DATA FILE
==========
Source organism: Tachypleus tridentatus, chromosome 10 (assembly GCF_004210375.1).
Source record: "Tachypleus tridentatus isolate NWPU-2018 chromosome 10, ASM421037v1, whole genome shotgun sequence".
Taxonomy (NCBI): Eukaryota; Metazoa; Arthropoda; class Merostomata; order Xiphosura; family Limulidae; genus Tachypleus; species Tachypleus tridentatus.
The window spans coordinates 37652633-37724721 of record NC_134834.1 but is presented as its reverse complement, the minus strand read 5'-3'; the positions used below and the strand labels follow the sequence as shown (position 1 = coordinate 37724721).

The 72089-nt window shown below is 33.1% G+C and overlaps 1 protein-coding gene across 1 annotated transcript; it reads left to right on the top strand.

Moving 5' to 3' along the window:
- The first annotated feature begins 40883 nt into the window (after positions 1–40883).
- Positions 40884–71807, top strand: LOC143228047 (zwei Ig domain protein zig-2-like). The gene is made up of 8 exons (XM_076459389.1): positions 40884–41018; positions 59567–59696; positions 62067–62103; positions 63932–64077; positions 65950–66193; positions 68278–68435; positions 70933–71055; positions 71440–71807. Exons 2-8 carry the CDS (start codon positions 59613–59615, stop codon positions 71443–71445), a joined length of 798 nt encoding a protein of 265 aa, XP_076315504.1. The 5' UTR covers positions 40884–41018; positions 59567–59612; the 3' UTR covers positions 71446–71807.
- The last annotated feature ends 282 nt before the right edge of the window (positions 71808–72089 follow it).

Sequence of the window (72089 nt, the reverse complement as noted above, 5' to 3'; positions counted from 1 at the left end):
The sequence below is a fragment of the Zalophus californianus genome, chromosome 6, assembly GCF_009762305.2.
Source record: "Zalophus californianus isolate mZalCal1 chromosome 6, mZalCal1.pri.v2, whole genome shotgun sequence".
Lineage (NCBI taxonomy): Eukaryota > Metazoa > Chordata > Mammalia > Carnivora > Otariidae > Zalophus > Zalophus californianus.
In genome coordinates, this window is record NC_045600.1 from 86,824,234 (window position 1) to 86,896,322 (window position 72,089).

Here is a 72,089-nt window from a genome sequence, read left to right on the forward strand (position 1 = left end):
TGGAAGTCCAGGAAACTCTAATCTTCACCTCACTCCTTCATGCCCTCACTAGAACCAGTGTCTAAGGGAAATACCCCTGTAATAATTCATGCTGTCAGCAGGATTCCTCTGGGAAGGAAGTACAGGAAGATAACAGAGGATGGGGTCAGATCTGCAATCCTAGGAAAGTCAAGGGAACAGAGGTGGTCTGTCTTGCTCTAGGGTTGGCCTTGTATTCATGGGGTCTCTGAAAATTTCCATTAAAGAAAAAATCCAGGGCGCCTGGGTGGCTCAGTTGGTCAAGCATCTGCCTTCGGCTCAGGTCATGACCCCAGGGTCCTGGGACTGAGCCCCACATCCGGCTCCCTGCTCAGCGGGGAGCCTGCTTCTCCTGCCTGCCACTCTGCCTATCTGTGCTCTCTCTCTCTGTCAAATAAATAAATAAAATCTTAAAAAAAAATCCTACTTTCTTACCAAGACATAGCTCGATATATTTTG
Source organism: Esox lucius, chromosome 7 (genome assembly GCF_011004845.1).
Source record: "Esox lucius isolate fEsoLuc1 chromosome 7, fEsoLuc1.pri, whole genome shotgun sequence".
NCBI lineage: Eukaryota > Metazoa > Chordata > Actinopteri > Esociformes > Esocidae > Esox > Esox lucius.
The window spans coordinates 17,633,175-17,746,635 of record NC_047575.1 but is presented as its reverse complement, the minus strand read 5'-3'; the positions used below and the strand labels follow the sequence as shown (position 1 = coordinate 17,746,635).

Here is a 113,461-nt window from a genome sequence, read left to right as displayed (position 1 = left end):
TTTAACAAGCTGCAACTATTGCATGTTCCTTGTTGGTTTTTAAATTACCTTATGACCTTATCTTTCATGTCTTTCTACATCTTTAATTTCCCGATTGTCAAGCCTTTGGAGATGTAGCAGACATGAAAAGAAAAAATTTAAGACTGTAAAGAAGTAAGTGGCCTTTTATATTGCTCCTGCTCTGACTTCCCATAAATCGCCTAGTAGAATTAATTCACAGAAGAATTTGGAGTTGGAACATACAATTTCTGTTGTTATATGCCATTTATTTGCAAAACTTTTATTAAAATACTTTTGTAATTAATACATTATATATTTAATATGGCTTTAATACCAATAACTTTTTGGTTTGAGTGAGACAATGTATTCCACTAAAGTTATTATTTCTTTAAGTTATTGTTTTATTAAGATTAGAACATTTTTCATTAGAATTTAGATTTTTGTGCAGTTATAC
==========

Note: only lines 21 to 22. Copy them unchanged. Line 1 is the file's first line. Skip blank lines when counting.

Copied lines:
Here is a 113,461-nt window from a genome sequence, read left to right as displayed (position 1 = left end):
TTTAACAAGCTGCAACTATTGCATGTTCCTTGTTGGTTTTTAAATTACCTTATGACCTTATCTTTCATGTCTTTCTACATCTTTAATTTCCCGATTGTCAAGCCTTTGGAGATGTAGCAGACATGAAAAGAAAAAATTTAAGACTGTAAAGAAGTAAGTGGCCTTTTATATTGCTCCTGCTCTGACTTCCCATAAATCGCCTAGTAGAATTAATTCACAGAAGAATTTGGAGTTGGAACATACAATTTCTGTTGTTATATGCCATTTATTTGCAAAACTTTTATTAAAATACTTTTGTAATTAATACATTATATATTTAATATGGCTTTAATACCAATAACTTTTTGGTTTGAGTGAGACAATGTATTCCACTAAAGTTATTATTTCTTTAAGTTATTGTTTTATTAAGATTAGAACATTTTTCATTAGAATTTAGATTTTTGTGCAGTTATAC